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Basic Electrochemical Concepts


In the broadest sense, electrochemistry is the branch of chemistry that deals with electron transfer processes and their relationship to chemical changes.

A simple yet classic example of electrochemistry in action is the lemon battery. Here, a copper coin and a galvanised (Zn coated) nail are inserted into a juicy lemon. A voltmeter connected between the two electrodes will register a potential difference of around 900 mV, with the copper electrode being positive and the zinc electrode negative.

At the two electrodes, redox (oxidation/reduction) reactions are taking place. Zinc metal from the nail gets oxidised to zinc ions, while at the copper electrode, hydrogen ions from the acidic lemon juice are reduced, forming bubbles of hydrogen gas.

Overall, this system can be represented by the following two equations

Zn -> Zn2+ + 2e-
2H+ + 2e- -> H2(g)

The relative tendencies of two metals to give up electrons can be determined in an experiment using a galvanic cell. In the diagram shown opposite, a Zn electrode dips into a 1M zinc nitrate solution in a beaker and a Cu electrode dips into a 1M copper nitrate solution in a second beaker. A salt bridge containing a conducting solution connects the two beakers (known as "half-cells") as shown. If the leads of a voltmeter are connected + to Cu, and - to Zn, a potential difference will be registered - approximately 1.10V.

What is happening here ? In the left hand compartment, the zinc electrode is undergoing oxidation, forming zinc ions, while in the right hand compartment, copper ions from solution are plating onto the copper electrode. Accompanying these processes is a spontaneous flow of electrons in the external circuit.

Overall the process occurring here is
Zn + Cu2+ = Zn2+ + Cu

The Electrochemical Series


By conducting many experiments like the one above, electrochemists have worked out a scale of "standard reduction potentials". The more positive the reduction potential E0, the more favourable the reduction process involving the metal ion being reduced (gaining electrons) to the corresponding metal.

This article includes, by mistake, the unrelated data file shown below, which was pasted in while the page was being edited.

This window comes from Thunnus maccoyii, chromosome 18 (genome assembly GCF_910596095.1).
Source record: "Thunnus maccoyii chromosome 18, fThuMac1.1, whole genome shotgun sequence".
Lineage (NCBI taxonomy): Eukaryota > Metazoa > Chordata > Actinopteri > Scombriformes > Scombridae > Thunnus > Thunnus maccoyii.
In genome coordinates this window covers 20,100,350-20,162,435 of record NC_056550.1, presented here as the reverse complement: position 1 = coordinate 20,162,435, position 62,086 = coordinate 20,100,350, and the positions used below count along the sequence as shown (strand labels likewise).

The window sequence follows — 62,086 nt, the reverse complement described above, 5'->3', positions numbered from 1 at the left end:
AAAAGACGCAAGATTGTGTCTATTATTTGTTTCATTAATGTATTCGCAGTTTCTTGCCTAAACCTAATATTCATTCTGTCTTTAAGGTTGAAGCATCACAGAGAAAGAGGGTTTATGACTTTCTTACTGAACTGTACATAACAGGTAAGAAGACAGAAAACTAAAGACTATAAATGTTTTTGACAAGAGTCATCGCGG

The standard reduction potential or E0 value for the Cu2+|Cu half-reaction is +0.34V, while that for Zn2+|Zn is -0.76V. In order to decide the overall outcome in a system of two half-cells, the rule is simple - reduction takes place in the compartment with the higher standard reduction potential (E0), and oxidation (or loss of electrons) in the compartment with the lower E0. Furthermore, the difference in the two E0 values gives the overall cell potential.
The potentiostat is an important instrument for electrochemical research. Potentiostats have many analytical applications, including the detection and measurement of extremely low concentrations of particular heavy metals (such as lead, Pb and cadmium, Cd) in water samples.

Electroanalytical experiments with a potentiostat are performed in an electrochemical cell containing three electrodes, as illustrated in the photo opposite. The electrodes within the cell are known as the working electrode (WE), the counter (or auxiliary) electrode (CE) and the reference electrode (RE).

A solution of interest is placed into the cell and the three electrodes are connected to the potentiostat, whose function is to precisely control the potential difference between the WE and the RE. It does this by injecting current at the counter electrode CE. While this potential control is being maintained the instrument measures the current at the working electrode. Different “waveforms” are then applied ie (VWE - VRE) varies vs. time depending on the user’s application.

Here we describe two potentiostats that we have developed and illustrate some of their applications.